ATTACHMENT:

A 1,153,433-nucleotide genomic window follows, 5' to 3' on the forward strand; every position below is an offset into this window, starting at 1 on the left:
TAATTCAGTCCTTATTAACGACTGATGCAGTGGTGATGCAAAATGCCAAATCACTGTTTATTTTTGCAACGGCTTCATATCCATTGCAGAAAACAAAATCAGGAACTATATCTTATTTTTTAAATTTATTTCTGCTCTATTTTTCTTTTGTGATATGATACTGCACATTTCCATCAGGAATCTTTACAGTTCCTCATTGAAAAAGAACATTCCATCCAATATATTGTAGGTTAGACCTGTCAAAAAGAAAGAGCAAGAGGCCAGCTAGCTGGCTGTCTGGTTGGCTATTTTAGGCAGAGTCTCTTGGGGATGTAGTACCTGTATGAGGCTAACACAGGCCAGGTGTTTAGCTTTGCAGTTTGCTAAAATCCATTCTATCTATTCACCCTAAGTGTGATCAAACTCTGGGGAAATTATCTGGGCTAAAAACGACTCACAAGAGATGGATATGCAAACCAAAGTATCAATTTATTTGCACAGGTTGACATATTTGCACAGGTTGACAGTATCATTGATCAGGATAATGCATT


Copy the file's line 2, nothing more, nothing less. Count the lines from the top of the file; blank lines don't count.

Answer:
TAATTCAGTCCTTATTAACGACTGATGCAGTGGTGATGCAAAATGCCAAATCACTGTTTATTTTTGCAACGGCTTCATATCCATTGCAGAAAACAAAATCAGGAACTATATCTTATTTTTTAAATTTATTTCTGCTCTATTTTTCTTTTGTGATATGATACTGCACATTTCCATCAGGAATCTTTACAGTTCCTCATTGAAAAAGAACATTCCATCCAATATATTGTAGGTTAGACCTGTCAAAAAGAAAGAGCAAGAGGCCAGCTAGCTGGCTGTCTGGTTGGCTATTTTAGGCAGAGTCTCTTGGGGATGTAGTACCTGTATGAGGCTAACACAGGCCAGGTGTTTAGCTTTGCAGTTTGCTAAAATCCATTCTATCTATTCACCCTAAGTGTGATCAAACTCTGGGGAAATTATCTGGGCTAAAAACGACTCACAAGAGATGGATATGCAAACCAAAGTATCAATTTATTTGCACAGGTTGACATATTTGCACAGGTTGACAGTATCATTGATCAGGATAATGCATT